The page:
What HTC was doing was networking on a global scale. It was greasing the wheels and biding its time before making its own branded assault on the world. It also never forgot the second key rule in smartphone manufacturing: innovation.
HTC has a mass of technology firsts: the first Microsoft Pocket PC (2000), the first Microsoft powered smartphone (2002), the first Microsoft 3G phone (2005), the first tri-band UMTS 3G device using Windows Mobile (2005), the first Tri-band UMTS PDA and many more. It kept pushing the envelope too with ever thinner handsets, ever larger touchscreens and tight pricing.
Then when Google released Android, HTC saw its chance.
In late 2008 it made the T-Mobile G1, the world's first Android smartphone and for the first time the name 'HTC' started to appear (even in brackets) on a regular basis. The company was making sure everyone knew who was behind it. This was a gamble. HTC had a rock solid relationship with Microsoft, but Windows Mobile was going nowhere and an earlier attempt to launch its own HTC branded Windows Mobile smartphones in mid-2006 had fallen flat. By contrast Android was open source and it gave HTC the licence to truly push boundaries on a platform which looked destined for great things.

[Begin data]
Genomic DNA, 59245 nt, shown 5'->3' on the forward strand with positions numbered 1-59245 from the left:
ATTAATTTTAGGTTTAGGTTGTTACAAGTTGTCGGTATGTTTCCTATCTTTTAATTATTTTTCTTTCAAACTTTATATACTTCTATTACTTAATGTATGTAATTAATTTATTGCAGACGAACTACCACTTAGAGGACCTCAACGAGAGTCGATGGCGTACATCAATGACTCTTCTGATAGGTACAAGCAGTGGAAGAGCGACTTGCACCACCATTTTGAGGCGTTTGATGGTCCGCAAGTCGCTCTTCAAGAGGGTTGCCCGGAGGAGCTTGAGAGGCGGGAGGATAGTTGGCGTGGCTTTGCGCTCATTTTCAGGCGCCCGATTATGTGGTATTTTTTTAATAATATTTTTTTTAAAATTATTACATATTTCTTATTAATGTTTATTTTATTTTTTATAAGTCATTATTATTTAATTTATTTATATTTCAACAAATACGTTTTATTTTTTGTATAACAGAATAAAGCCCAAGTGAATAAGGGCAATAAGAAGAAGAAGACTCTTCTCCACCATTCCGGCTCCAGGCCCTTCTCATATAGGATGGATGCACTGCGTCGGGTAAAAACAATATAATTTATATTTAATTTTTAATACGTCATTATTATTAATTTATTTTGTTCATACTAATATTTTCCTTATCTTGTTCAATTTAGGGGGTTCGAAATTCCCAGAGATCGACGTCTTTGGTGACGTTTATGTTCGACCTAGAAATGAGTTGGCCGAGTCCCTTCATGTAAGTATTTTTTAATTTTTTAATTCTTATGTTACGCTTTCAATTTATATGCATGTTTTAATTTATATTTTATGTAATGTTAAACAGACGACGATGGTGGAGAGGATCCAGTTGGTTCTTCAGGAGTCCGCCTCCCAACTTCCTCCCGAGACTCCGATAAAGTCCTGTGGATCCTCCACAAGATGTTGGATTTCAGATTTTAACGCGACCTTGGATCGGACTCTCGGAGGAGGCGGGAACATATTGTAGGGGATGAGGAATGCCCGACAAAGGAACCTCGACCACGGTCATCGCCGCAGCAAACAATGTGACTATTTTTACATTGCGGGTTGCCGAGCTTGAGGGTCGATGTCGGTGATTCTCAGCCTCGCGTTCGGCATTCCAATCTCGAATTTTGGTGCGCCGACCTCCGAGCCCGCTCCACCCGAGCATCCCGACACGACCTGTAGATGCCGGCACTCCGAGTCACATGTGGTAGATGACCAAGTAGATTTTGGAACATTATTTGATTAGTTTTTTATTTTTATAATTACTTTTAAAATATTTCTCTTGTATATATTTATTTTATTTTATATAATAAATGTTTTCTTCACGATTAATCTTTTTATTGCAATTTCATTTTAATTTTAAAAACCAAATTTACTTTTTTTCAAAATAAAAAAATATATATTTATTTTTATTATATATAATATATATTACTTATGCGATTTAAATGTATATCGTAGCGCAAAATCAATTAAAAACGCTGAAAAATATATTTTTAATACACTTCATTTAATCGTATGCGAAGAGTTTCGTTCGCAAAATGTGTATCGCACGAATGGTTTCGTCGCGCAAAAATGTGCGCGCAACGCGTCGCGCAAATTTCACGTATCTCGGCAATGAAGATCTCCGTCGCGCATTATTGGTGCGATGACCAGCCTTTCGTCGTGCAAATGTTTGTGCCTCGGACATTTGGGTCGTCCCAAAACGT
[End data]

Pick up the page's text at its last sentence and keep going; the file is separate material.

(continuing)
In mid-2009 the warning shots came with the HTC Magic and just four months later HTC unveiled the Hero, the first truly credible touchscreen-based alternative to iPhone. It may have appeared as the 'G2 Touch' on T-Mobile, but everywhere else the HTC name was resplendent. It attacked both consumer and business sectors. It became the company's first handset to feature a 3.5mm headphone jack, it was the first phone after the iPhone to offer multi-touch and it sported a capacitive touchscreen. What's more it was the debut for 'Sense', HTC's iOS-rivalling skin which polished the rough edges from Android and drew upon all its years of experience trying to beautify Windows Mobile. The Hero was universally praised and those carrier relations saw it sold everywhere and for free on most midrange contracts.
HTC had the limelight and from here it never let up. Sense became the defacto interface on all its handsets.
Windows Mobile's fall from grace meant Microsoft had no choice but to accept HTC's decision to diversify so that contract was never lost. HTC followed up the Hero with the Desire and Legend in January 2010 which received even greater praise and became best sellers. More than a year on they still are. Suddenly a company so long in the shadows was revelling in its clever marketing slogan "quietly brilliant" and living up to it with the Desire HD and Incredible S. New models continue to fly out for every form factor and every budget. It also continues to capitalise on those carrier relations quickly customising models for local markets like the LTE ready Evo 4G.
The market responded. Stocks skyrocket and HTC looks unstoppable. But is it?